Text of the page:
If you're a self-proclaimed bad singer who's ready to conquer your karaoke hesitation, don't be that person who goes through the songbook page by page, waiting for something to jump out at you as familiar or easy. For your convenience, and so as not to annoy the hell out of everyone else who wants to look at the songbook, I've put together a list of 10 crowd-pleasing songs that even the actually-worst singer can kill.
Like, good kill, not bad kill.
"I Know What Boys Like" by The Waitresses
Patty Donahue proved you can have the most nasal, deadpan voice and still come across as super-confident and sexy.
"Yellow Submarine" by The Beatles
Got a really plain singing voice? So does Ringo Starr, but that didn't stop him from singing one of the most whimsical Beatles songs ever. Bonus: Everyone will sing along with the chorus, so you won't even be heard for much of the song.
"How Bizarre" by OMC
This is probably my all-time least-favorite song, but it's perfect for the tone-deaf karaoke participant.
"Like a Rolling Stone" by Bob Dylan
Ideal for when you've reached the drunk-and-shouty portion of your evening.
"Tom's Diner" by Suzanne Vega
If you've got a shy, vibrato-less voice, it'll be a great fit for this hypnotic throwback. And if you mess up, just break into some Kid 'n Play-style dance moves like the guys in the video.
"Fly" by Sugar Ray
Mark McGrath cannot sing. In "Fly," he clearly fails to hit relatively easy-to-hit notes, but those flat takes made the track, which became a number-one hit. Channel McGrath's cockiness and own this song. Most of the audience will be too drunk to remember to be embarrassed about how much they liked it back in 1997.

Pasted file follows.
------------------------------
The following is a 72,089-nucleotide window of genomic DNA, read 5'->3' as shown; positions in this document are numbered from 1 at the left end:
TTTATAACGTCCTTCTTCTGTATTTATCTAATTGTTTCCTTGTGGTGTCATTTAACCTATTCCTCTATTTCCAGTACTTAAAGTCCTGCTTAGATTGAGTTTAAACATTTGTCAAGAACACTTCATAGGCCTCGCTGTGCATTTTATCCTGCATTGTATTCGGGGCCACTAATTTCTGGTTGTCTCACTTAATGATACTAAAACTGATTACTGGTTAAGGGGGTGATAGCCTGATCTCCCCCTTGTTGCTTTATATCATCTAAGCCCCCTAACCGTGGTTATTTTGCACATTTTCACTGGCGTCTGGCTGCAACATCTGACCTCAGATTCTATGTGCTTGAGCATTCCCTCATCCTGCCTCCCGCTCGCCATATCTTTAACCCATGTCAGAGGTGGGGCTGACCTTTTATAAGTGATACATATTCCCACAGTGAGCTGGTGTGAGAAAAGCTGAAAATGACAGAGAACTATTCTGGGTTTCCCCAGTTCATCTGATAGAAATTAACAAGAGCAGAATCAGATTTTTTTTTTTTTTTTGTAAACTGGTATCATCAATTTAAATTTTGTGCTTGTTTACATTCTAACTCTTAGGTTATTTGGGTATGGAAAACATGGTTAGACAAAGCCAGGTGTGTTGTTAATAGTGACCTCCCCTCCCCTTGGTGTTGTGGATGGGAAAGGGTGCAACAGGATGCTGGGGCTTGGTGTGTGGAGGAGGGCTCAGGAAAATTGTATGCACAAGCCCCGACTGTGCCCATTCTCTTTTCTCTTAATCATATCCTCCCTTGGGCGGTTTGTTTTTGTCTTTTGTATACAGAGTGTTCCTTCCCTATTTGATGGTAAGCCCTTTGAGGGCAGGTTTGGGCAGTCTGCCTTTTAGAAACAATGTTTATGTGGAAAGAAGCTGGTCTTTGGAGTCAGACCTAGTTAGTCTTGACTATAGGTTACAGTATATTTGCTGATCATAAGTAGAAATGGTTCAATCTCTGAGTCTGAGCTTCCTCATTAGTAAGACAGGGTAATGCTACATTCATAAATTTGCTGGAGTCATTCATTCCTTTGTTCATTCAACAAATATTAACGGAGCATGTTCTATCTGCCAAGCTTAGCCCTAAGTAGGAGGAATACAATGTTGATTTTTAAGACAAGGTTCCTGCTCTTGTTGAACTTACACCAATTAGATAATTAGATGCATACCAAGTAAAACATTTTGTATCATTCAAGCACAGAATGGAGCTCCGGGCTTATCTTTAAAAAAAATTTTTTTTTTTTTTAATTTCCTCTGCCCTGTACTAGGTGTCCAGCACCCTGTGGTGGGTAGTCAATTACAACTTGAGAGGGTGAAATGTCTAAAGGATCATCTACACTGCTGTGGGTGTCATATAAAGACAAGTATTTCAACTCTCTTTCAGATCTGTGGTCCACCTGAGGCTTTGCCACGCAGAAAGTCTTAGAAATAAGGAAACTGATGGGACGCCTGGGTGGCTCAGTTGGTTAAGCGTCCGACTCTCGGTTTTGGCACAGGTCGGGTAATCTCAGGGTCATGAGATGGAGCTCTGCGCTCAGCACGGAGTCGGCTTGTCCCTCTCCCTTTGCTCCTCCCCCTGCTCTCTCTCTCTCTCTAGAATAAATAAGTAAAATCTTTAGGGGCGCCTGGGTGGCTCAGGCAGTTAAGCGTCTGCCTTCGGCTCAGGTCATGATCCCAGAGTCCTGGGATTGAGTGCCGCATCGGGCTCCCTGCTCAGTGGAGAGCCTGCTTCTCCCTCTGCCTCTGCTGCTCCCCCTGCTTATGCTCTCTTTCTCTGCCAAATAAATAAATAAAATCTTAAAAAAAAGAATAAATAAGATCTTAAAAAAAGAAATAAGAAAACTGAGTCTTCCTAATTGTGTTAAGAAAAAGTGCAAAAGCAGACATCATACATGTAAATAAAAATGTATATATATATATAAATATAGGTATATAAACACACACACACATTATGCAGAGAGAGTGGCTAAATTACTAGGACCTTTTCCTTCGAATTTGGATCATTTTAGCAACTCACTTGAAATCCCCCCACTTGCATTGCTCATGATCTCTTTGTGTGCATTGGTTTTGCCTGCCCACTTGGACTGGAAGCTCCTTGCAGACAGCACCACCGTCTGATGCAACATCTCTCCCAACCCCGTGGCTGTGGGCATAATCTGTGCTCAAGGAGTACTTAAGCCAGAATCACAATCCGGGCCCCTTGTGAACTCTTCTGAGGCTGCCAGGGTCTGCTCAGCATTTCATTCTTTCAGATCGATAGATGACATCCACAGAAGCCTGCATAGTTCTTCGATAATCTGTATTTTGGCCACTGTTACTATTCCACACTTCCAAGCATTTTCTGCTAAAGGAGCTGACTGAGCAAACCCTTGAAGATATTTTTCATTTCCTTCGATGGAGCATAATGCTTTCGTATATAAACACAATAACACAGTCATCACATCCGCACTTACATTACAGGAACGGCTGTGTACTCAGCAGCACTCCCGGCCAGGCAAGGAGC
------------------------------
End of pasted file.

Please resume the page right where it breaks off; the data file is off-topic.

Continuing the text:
"I Love Rock 'n' Roll" by Joan Jett
If you don't sing so much as snarl and scream, Joan Jett has generously opened the door to badass karaoke glory for you. Be forewarned, the song does go almost a cappella for one of the choruses, but everyone's gonna be singing along with you, so don't worry about it.
"Sympathy For The Devil" by The Rolling Stones
Slippery and growly and borderline-belligerent, there are no real rules to follow to sing this song. Some pouty Mick lips and sassy pointing couldn't hurt, though.
"These Days" by Nico
Sometimes you have to switch things up and bring down the mood a bit, and this is the perfect song for that, especially if you have the benzodiazepine equivalent of a singing voice, like Nico.
"Lean On Me" by Club Nouveau
This song is a great way for two friends -- one who "can't" sing and one who can -- to do a duet. Do as Club Nouveau did and let the... um... not-as-strong singer take the verses, while the seasoned vocalist handles the chorus. The whole bar will undoubtedly join in for the "We be jammin'" part, against everyone's better judgment.
What's your go-to karaoke song? Do you consider yourself a good or bad singer? How would you describe Nico's voice? Alle says, "She sounds like she was punched in the throat while she was asleep, and she's still half-asleep and she's mad about it." (And she likes her.)